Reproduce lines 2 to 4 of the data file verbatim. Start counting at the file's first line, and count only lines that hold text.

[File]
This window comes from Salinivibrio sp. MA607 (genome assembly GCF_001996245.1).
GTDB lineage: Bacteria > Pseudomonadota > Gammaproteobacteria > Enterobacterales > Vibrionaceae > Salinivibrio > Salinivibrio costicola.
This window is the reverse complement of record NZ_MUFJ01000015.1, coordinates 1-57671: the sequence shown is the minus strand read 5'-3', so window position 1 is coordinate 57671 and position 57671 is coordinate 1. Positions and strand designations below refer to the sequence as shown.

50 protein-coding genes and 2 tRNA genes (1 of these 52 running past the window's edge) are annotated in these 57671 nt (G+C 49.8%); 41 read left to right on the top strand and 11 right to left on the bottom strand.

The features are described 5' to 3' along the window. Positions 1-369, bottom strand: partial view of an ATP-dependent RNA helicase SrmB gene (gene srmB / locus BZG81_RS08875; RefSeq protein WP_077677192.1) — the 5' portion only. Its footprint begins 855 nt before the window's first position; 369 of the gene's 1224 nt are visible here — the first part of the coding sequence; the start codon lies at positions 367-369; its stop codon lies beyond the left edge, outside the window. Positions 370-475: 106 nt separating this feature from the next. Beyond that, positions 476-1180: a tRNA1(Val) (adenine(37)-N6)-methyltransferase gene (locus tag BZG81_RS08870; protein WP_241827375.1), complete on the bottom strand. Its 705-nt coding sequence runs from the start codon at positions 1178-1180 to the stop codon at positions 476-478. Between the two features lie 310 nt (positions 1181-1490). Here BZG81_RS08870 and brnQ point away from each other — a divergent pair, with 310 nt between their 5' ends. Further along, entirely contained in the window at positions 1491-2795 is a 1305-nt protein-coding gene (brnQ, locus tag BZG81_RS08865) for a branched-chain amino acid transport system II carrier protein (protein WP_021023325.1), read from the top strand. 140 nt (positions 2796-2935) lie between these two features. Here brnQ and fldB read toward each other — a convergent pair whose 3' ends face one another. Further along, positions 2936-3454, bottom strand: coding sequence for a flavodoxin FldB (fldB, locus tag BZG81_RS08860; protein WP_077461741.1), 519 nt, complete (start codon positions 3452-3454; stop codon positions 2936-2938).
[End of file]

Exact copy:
GTDB lineage: Bacteria > Pseudomonadota > Gammaproteobacteria > Enterobacterales > Vibrionaceae > Salinivibrio > Salinivibrio costicola.
This window is the reverse complement of record NZ_MUFJ01000015.1, coordinates 1-57671: the sequence shown is the minus strand read 5'-3', so window position 1 is coordinate 57671 and position 57671 is coordinate 1. Positions and strand designations below refer to the sequence as shown.

50 protein-coding genes and 2 tRNA genes (1 of these 52 running past the window's edge) are annotated in these 57671 nt (G+C 49.8%); 41 read left to right on the top strand and 11 right to left on the bottom strand.